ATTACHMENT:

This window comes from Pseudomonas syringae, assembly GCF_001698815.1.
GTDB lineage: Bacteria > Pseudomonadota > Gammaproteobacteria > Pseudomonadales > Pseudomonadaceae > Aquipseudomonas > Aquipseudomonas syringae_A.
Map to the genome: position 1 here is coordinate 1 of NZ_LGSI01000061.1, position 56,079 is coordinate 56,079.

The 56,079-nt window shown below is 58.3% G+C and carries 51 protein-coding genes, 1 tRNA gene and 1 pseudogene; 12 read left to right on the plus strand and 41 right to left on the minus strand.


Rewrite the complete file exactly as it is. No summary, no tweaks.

This window comes from Pseudomonas syringae, assembly GCF_001698815.1.
GTDB lineage: Bacteria > Pseudomonadota > Gammaproteobacteria > Pseudomonadales > Pseudomonadaceae > Aquipseudomonas > Aquipseudomonas syringae_A.
Map to the genome: position 1 here is coordinate 1 of NZ_LGSI01000061.1, position 56,079 is coordinate 56,079.

The 56,079-nt window shown below is 58.3% G+C and carries 51 protein-coding genes, 1 tRNA gene and 1 pseudogene; 12 read left to right on the plus strand and 41 right to left on the minus strand.